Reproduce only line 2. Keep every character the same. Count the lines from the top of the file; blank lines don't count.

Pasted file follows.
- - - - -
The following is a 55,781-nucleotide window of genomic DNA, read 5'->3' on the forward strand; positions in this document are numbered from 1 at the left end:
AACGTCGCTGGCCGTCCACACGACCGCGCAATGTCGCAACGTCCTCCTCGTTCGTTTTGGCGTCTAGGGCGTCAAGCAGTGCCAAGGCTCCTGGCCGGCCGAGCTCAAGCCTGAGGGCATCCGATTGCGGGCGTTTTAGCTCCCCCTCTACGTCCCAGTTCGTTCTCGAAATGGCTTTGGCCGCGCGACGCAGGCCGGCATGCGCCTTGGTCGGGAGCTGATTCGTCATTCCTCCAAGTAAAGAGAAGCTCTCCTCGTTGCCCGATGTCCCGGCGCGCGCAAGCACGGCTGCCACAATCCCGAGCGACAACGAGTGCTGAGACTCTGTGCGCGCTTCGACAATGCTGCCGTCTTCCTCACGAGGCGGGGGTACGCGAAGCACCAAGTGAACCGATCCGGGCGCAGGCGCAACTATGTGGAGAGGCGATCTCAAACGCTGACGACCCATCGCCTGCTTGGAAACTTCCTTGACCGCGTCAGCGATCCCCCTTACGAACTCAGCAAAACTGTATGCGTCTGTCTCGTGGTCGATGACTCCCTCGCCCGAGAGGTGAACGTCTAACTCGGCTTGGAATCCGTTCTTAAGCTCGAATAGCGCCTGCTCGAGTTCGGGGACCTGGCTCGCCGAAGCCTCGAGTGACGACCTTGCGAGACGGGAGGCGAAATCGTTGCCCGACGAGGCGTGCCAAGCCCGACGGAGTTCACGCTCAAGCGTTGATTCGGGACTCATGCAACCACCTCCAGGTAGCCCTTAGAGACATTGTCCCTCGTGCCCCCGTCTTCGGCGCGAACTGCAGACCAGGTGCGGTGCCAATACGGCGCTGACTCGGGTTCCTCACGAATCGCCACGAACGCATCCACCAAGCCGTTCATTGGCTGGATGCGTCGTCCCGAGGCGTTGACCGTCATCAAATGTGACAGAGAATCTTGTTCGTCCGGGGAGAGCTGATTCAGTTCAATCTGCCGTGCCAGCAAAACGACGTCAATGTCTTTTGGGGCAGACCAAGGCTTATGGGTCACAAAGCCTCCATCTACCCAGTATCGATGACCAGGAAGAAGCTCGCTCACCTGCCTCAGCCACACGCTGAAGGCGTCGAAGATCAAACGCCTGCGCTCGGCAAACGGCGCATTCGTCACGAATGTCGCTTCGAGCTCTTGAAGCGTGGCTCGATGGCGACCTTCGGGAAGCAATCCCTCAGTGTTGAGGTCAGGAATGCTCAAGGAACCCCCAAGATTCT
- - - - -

AACGTCGCTGGCCGTCCACACGACCGCGCAATGTCGCAACGTCCTCCTCGTTCGTTTTGGCGTCTAGGGCGTCAAGCAGTGCCAAGGCTCCTGGCCGGCCGAGCTCAAGCCTGAGGGCATCCGATTGCGGGCGTTTTAGCTCCCCCTCTACGTCCCAGTTCGTTCTCGAAATGGCTTTGGCCGCGCGACGCAGGCCGGCATGCGCCTTGGTCGGGAGCTGATTCGTCATTCCTCCAAGTAAAGAGAAGCTCTCCTCGTTGCCCGATGTCCCGGCGCGCGCAAGCACGGCTGCCACAATCCCGAGCGACAACGAGTGCTGAGACTCTGTGCGCGCTTCGACAATGCTGCCGTCTTCCTCACGAGGCGGGGGTACGCGAAGCACCAAGTGAACCGATCCGGGCGCAGGCGCAACTATGTGGAGAGGCGATCTCAAACGCTGACGACCCATCGCCTGCTTGGAAACTTCCTTGACCGCGTCAGCGATCCCCCTTACGAACTCAGCAAAACTGTATGCGTCTGTCTCGTGGTCGATGACTCCCTCGCCCGAGAGGTGAACGTCTAACTCGGCTTGGAATCCGTTCTTAAGCTCGAATAGCGCCTGCTCGAGTTCGGGGACCTGGCTCGCCGAAGCCTCGAGTGACGACCTTGCGAGACGGGAGGCGAAATCGTTGCCCGACGAGGCGTGCCAAGCCCGACGGAGTTCACGCTCAAGCGTTGATTCGGGACTCATGCAACCACCTCCAGGTAGCCCTTAGAGACATTGTCCCTCGTGCCCCCGTCTTCGGCGCGAACTGCAGACCAGGTGCGGTGCCAATACGGCGCTGACTCGGGTTCCTCACGAATCGCCACGAACGCATCCACCAAGCCGTTCATTGGCTGGATGCGTCGTCCCGAGGCGTTGACCGTCATCAAATGTGACAGAGAATCTTGTTCGTCCGGGGAGAGCTGATTCAGTTCAATCTGCCGTGCCAGCAAAACGACGTCAATGTCTTTTGGGGCAGACCAAGGCTTATGGGTCACAAAGCCTCCATCTACCCAGTATCGATGACCAGGAAGAAGCTCGCTCACCTGCCTCAGCCACACGCTGAAGGCGTCGAAGATCAAACGCCTGCGCTCGGCAAACGGCGCATTCGTCACGAATGTCGCTTCGAGCTCTTGAAGCGTGGCTCGATGGCGACCTTCGGGAAGCAATCCCTCAGTGTTGAGGTCAGGAATGCTCAAGGAACCCCCAAGATTCT